Noth­ing hazy about pot tax

Walsh aims high to avoid drag on cannabis cof­fers

Boston Herald - - NEWS - By DAN ATKINSON — dan.atkinson@boston­her­

Mayor Martin J. Walsh is urg­ing coun­cilors to tax le­gal weed to the max at ev­ery pot shop in the city as the nearly $2 bil­lion Bay State mar­i­juana mar­ket is set to sprout in July.

Im­pos­ing a 3 per­cent lo­cal op­tion tax is also seen by the mayor’s camp as not enough to po­lice the new in­dus­try, the Her­ald has learned.

“The mayor has pro­posed adopt­ing a 3 per­cent lo­cal sales tax to con­trib­ute to­wards the fund­ing the city of Bos­ton will need to cover the an­nual cost of reg­u­lat­ing, en­forc­ing and ed­u­ca­tion around recre­ational mar­i­juana,” said Walsh spokes­woman Ni­cole Car­avella.

Other ci­ties and towns are also con­sid­er­ing the added tax as they brace for recre­ational pot to be sold start­ing next sum­mer.

“They’re go­ing to look at Bos­ton and say yes, we should get this on the books now so we’re pre­pared to start col­lect­ing when one of these opens up in our towns,” said Jim Borgh­e­sani, a pro-mar­i­juana ad­vo­cate who worked on the le­gal­iza­tion cam­paign. “There’s go­ing to be a great op­por­tu­nity for profit.”

In a let­ter to the City Coun­cil, Walsh asks for coun­cilors to al­low the pot sales tax and to fix it at the “max­i­mum-al­lowed 3 per­cent rate,” even though no shops have even ap­plied and the state Cannabis Con­trol Com­mis­sion is still cre­at­ing a frame­work for le­gal­iza­tion.

“Al­though there are not yet any mar­i­juana re­tail­ers in Bos­ton, I rec­om­mend ac­cep­tance of this statute now in order to be able to tax such sales in the event that a mar­i­juana re­tailer is li­censed and lo­cated in Bos­ton,” Walsh wrote in his mes­sage to coun­cilors, who are ex­pected to hear the mea­sure today.

Af­ter vot­ers le­gal­ized recre­ational weed last year, state of­fi­cials cre­ated a sys­tem al­low­ing for a whop­ping 23 per­cent tax on sales.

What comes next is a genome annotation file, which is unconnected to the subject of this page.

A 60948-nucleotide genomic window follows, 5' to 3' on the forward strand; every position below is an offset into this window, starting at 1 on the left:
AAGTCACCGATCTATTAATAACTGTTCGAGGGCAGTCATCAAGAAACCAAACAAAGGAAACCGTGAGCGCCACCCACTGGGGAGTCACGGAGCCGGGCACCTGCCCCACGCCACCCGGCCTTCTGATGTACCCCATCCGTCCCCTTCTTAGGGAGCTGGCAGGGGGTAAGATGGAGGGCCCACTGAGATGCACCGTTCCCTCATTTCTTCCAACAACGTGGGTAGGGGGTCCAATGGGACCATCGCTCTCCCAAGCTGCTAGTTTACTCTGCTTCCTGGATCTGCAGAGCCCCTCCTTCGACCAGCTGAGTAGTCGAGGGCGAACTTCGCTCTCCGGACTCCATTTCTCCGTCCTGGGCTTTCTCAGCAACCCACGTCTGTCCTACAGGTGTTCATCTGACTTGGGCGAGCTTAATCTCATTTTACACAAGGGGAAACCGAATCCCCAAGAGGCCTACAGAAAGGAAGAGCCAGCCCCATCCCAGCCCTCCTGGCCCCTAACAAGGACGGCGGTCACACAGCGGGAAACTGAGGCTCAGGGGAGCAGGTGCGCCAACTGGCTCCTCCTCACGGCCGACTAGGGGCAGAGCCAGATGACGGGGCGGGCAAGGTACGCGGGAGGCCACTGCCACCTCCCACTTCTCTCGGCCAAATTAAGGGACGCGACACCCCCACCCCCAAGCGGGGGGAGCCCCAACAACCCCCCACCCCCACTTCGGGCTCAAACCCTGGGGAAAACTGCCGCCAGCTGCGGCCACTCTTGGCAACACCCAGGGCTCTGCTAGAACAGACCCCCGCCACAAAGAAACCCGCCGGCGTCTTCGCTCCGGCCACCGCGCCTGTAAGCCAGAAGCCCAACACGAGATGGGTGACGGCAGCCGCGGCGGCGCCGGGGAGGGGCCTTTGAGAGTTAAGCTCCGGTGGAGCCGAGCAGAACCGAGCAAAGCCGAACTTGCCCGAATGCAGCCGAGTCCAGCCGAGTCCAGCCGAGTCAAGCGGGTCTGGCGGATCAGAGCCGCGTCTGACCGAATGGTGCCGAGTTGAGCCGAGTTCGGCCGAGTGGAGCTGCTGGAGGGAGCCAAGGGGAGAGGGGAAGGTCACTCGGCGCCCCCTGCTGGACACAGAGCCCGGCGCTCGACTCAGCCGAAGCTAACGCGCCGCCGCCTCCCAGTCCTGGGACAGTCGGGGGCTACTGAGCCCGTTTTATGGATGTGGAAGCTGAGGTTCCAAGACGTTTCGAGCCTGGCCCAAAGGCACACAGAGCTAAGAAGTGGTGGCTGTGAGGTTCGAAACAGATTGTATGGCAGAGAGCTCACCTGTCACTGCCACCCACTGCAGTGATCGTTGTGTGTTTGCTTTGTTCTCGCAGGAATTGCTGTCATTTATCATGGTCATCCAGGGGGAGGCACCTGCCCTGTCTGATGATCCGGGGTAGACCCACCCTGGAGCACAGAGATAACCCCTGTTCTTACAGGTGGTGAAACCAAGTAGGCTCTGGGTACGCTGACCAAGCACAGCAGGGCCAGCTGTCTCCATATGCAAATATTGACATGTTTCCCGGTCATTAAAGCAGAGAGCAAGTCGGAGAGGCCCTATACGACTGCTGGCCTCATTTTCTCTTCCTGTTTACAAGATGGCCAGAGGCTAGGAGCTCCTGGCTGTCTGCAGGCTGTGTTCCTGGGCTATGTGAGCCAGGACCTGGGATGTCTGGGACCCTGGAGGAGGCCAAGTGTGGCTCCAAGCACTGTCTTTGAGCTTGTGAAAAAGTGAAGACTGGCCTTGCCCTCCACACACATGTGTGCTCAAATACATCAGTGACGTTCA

The state will take a 10.75 per­cent ex­cise tax on top of the cur­rent 6.25 per­cent sales tax, but ci­ties and towns can hand down their own tar­iffs as well — an over­all sales tax of up to 3 per­cent on all gross sales. Com­mu­ni­ties can also cre­ate “host agree­ments” with in­di­vid­ual shops that al­low them to take an ad­di­tional 3 per­cent of gross sales for up to five years.

And that could lead to mil­lions of pot dol­lars pour­ing into city cof­fers.

City of­fi­cials es­ti­mate col­lect­ing be­tween $2 mil­lion and $3 mil­lion in sales tax rev­enue for fis­cal year 2019 — the first full year of le­gal mar­i­juana sales. Those dol­lars are ear­marked for the gen­eral fund.

But those es­ti­mates are “very con­ser­va­tive,” Borgh­e­sani said. He said that based on Colorado’s sales, the slightly larger Bay State could see $1.7 bil­lion in pot re­ceipts — with a 3 per­cent sales tax bring­ing in $50 mil­lion. That would have Bos­ton, with 10 per­cent of the state’s pop­u­la­tion, pulling in $5 mil­lion.

Borgh­e­sani pre­dicted the city would be able to di­rect that money to­ward other goals in­stead of new pot-re­lated costs.

“They won’t have to hire more po­lice of­fi­cers and city in­spec­tors, that’s not go­ing to hap­pen,” Borgh­e­sani said. “It’s dif­fi­cult to be­lieve that these stores will im­pose a sig­nif­i­cant bur­den on a town, just the op­po­site — it will help gen­er­ate new rev­enue.”


HASH­ING OUT THE DE­TAILS: Mayor Martin J. Walsh, above, is push­ing to estab­lish the city’s pot sales tax be­fore shops open next year. Ad­vo­cate Jim Borgh­e­sani, right, said get­ting num­bers on the books will help pre­pare for a full roll­out.


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